SAN FRANCISCO - U.S. stocks closed lower Wednesday, paring losses during the trading session as investors looked for a possible thaw in negotiations over the government shutdown after a private-sector jobs report came out weaker than expected.

SAN FRANCISCO — U.S. stocks closed lower Wednesday, paring losses during the trading session as investors looked for a possible thaw in negotiations over the government shutdown after a private-sector jobs report came out weaker than expected.

The Standard & Poor’s 500 index declined 1.13 points, or 0.1 percent, to finish at 1,693.87.

The Dow Jones industrial average closed down 58.56 points, or 0.4 percent, at 15,133.14, with shares of United Technologies Corp., Coca-Cola Co. and American Express Co. weighing on the index.

The Nasdaq composite finished the day down 2.96 points, or 0.1 percent, at 3,815.02. Earlier in the session, the Nasdaq had been down nearly 30 points.

As the government shutdown dragged into its second day, stocks started to bounce off their intraday lows as President Barack Obama invited congressional leaders to the White House for a late-afternoon meeting to discuss the situation and the looming debt-ceiling crisis.

Investors are “having a little rethink over the implications and longevity of the U.S. government shutdown,” said Andrew Wilkinson, chief economic strategist at Miller Tabak, in emailed comments Wednesday.

Some strategists now say there’s a clear chance the shutdown could blend with the debt-limit debate, prolonging the shutdown to mid-October. They’ve also noted a longer shutdown would create more of a drag on the economy and might call into question Washington’s ability to reach a debt-ceiling deal. The debt-ceiling issue is widely seen as more important.

“I think it’s impossible to handicap how long this is going to take,” said Mark Luschini, chief investment strategist at Janney Montgomery Scott, about the shutdown, which he estimates will drag on GDP by 0.1 percent a week. “In the meantime, the market’s going to be under pressure, but we’re not at a violent selloff yet.”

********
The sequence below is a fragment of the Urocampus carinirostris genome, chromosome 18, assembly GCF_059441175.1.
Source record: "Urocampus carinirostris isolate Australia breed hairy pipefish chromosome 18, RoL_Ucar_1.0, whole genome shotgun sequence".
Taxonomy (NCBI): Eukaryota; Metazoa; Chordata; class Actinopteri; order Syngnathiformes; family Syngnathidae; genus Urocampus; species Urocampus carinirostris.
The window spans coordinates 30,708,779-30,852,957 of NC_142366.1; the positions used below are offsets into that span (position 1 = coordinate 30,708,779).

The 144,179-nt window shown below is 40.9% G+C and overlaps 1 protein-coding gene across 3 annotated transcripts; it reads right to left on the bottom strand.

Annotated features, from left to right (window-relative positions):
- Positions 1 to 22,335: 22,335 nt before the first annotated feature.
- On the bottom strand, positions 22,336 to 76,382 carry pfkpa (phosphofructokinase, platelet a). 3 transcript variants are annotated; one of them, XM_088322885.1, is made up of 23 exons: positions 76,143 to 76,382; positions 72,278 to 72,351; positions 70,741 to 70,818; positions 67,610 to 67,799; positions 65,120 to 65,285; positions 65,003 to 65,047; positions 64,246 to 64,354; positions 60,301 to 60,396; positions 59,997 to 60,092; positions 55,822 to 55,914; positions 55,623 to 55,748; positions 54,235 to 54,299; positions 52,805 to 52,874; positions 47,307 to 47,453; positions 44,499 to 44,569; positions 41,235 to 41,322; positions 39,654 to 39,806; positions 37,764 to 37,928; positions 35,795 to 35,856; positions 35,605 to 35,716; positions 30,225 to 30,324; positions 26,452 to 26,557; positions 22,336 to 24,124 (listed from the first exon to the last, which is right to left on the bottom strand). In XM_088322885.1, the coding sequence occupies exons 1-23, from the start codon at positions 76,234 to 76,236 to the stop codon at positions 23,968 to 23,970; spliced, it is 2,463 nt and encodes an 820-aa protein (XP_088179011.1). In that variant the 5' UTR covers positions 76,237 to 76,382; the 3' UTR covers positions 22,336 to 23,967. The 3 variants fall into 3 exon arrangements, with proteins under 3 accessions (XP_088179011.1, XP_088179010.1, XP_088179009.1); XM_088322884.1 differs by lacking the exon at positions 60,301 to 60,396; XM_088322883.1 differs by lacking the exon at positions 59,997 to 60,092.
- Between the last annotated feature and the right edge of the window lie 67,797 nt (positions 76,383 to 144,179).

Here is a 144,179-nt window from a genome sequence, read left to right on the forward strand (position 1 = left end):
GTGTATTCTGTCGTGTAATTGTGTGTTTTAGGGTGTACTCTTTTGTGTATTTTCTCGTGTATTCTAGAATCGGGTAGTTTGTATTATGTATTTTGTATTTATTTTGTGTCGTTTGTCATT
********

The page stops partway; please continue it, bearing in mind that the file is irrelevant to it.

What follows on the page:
A huge selloff would be triggered if gridlock in Washington extends past Oct. 177, when the Treasury will have to start “robbing Peter to pay Paul” to meet obligations and some $30 billion in interest payments in November become threatened, Luschini said.

Investors in the past few years have become somewhat less sensitive to drama in Washington, according to Jim Kee, president and chief economist at South Texas Money Management, which has $1.9 billion in assets under management. But he also said that there will be a stronger market reaction if the current shutdown lasts longer than others, noting the median length for a shutdown is three days.

“If we’re still talking about the shutdown in a week or two, that will create a lot of volatility and downward pressure in markets,” Kee said.

On the jobs front, private-sector employers added 166,000 jobs in September, according to Automatic Data Processing Inc. But economists polled by MarketWatch had expected a September gain of 180,000. ADP also reduced August’s gain to 159,000 from 176,000.

“The job market appears to have softened in recent months,” said Mark Zandi, chief economist of Moody’s Analytics, which prepares ADP’s report, in a statement. “Fiscal austerity has begun to take a toll on job creation.”

The ADP report is taking on greater significance this week, because the government’s monthly jobs report might not come out if the shutdown continues.

While Federal Reserve chief Ben Bernanke avoided commenting on monetary policy at a conference sponsored by the St. Louis Fed, Federal Reserve Bank of Boston President Eric Rosengren earlier in the day said that tapering of monthly asset purchases by the central bank could move slowly in the next several years.

In overseas trading, European stocks fell after the European Central Bank left key interest rates unchanged as expected.

Asia markets closed mostly higher, while gold rose and oil futures gained.

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